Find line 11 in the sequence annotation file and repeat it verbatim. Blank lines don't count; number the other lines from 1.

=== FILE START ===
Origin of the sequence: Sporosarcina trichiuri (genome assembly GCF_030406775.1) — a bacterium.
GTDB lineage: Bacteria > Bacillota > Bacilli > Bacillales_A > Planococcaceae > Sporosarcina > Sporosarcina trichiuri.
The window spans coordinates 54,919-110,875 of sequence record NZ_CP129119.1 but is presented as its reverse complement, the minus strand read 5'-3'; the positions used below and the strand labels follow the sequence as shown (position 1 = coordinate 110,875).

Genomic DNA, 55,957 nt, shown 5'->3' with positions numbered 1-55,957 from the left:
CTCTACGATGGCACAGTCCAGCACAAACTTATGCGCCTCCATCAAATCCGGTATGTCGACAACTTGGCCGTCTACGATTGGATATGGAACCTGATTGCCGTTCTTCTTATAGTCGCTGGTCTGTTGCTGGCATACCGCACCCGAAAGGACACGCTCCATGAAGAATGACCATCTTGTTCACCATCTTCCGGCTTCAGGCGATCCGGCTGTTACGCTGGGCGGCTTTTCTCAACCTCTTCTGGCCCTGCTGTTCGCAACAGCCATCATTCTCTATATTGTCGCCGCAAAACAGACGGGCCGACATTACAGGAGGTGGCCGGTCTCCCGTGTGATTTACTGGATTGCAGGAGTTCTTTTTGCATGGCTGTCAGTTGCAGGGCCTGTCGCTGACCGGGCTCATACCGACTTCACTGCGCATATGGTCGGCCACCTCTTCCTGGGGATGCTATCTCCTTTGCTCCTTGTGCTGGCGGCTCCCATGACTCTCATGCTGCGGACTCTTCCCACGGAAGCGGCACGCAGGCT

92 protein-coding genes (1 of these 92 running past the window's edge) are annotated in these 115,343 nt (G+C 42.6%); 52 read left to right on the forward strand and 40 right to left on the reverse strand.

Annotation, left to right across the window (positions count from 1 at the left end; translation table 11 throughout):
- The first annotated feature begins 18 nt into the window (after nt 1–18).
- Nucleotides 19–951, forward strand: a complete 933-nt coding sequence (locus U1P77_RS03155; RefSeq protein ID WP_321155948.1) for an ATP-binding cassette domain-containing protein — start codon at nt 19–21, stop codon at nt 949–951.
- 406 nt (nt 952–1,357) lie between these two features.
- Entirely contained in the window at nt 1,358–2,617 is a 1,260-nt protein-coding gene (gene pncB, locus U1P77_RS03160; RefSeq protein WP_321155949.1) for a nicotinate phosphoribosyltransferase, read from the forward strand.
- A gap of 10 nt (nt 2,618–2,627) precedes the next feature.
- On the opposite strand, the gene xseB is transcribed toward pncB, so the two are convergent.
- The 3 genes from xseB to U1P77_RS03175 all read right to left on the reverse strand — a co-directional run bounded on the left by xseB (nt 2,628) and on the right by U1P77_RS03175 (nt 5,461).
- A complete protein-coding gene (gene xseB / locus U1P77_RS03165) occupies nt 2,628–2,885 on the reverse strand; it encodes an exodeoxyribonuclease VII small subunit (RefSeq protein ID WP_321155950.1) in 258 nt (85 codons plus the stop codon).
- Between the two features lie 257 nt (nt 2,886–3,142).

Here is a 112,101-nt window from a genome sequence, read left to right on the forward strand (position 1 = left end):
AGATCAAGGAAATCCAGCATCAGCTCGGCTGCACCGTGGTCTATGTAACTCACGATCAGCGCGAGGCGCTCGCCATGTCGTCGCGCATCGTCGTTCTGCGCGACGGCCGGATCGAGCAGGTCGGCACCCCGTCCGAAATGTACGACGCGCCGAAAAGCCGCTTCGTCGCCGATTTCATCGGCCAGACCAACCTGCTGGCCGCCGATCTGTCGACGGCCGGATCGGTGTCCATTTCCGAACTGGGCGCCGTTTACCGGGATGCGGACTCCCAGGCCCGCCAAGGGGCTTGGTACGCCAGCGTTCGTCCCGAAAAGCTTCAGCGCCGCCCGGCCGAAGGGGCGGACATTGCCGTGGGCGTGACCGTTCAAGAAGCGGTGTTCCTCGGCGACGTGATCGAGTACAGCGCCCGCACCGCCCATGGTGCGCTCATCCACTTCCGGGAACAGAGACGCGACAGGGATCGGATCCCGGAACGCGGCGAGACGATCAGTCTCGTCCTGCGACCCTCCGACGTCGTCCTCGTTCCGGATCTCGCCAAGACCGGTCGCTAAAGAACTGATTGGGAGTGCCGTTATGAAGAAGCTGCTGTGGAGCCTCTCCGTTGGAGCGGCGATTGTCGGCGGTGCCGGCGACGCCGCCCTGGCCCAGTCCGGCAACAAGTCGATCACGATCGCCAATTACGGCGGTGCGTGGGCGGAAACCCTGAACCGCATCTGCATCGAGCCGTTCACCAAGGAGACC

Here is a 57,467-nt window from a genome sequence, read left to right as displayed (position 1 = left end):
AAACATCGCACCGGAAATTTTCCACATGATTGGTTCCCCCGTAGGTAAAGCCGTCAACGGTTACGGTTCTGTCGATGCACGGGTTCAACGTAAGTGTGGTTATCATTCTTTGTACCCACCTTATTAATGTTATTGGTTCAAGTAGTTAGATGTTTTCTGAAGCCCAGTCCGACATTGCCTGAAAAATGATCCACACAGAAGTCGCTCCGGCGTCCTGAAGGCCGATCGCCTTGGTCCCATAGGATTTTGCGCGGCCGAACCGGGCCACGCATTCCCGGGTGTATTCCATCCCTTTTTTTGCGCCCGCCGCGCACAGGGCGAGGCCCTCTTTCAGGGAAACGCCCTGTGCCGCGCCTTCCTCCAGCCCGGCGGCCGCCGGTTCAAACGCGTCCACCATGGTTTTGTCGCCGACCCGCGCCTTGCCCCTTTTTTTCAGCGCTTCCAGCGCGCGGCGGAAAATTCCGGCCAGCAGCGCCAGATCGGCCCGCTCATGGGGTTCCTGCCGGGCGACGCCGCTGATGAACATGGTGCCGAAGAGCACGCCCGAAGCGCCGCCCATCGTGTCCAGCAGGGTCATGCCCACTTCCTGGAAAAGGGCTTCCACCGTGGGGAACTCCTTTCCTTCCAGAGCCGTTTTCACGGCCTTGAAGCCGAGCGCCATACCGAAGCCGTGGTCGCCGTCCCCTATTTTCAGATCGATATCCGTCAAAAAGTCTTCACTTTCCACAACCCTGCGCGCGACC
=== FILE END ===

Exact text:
- Entirely contained in the window at nt 1,358–2,617 is a 1,260-nt protein-coding gene (gene pncB, locus U1P77_RS03160; RefSeq protein WP_321155949.1) for a nicotinate phosphoribosyltransferase, read from the forward strand.